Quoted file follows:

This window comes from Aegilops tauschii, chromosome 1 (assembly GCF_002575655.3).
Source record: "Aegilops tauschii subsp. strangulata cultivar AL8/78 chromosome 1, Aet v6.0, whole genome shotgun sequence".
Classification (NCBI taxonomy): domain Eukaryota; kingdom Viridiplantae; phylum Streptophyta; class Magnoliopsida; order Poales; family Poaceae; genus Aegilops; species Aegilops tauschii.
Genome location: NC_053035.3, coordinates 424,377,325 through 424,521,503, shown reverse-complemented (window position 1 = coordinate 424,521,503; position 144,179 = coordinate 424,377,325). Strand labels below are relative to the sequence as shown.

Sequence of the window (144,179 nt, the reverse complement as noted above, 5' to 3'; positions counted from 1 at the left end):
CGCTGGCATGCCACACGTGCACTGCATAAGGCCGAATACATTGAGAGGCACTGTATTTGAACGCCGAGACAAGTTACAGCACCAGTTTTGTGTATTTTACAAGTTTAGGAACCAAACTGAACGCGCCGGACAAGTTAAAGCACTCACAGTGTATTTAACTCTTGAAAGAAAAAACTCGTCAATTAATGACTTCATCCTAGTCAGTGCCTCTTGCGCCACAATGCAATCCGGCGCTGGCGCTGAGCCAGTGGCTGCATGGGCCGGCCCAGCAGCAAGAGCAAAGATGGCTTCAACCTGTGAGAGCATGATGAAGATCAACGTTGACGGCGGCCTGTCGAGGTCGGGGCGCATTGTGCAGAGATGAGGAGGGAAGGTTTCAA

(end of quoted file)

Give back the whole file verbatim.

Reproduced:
This window comes from Aegilops tauschii, chromosome 1 (assembly GCF_002575655.3).
Source record: "Aegilops tauschii subsp. strangulata cultivar AL8/78 chromosome 1, Aet v6.0, whole genome shotgun sequence".
Classification (NCBI taxonomy): domain Eukaryota; kingdom Viridiplantae; phylum Streptophyta; class Magnoliopsida; order Poales; family Poaceae; genus Aegilops; species Aegilops tauschii.
Genome location: NC_053035.3, coordinates 424,377,325 through 424,521,503, shown reverse-complemented (window position 1 = coordinate 424,521,503; position 144,179 = coordinate 424,377,325). Strand labels below are relative to the sequence as shown.

Sequence of the window (144,179 nt, the reverse complement as noted above, 5' to 3'; positions counted from 1 at the left end):
CGCTGGCATGCCACACGTGCACTGCATAAGGCCGAATACATTGAGAGGCACTGTATTTGAACGCCGAGACAAGTTACAGCACCAGTTTTGTGTATTTTACAAGTTTAGGAACCAAACTGAACGCGCCGGACAAGTTAAAGCACTCACAGTGTATTTAACTCTTGAAAGAAAAAACTCGTCAATTAATGACTTCATCCTAGTCAGTGCCTCTTGCGCCACAATGCAATCCGGCGCTGGCGCTGAGCCAGTGGCTGCATGGGCCGGCCCAGCAGCAAGAGCAAAGATGGCTTCAACCTGTGAGAGCATGATGAAGATCAACGTTGACGGCGGCCTGTCGAGGTCGGGGCGCATTGTGCAGAGATGAGGAGGGAAGGTTTCAA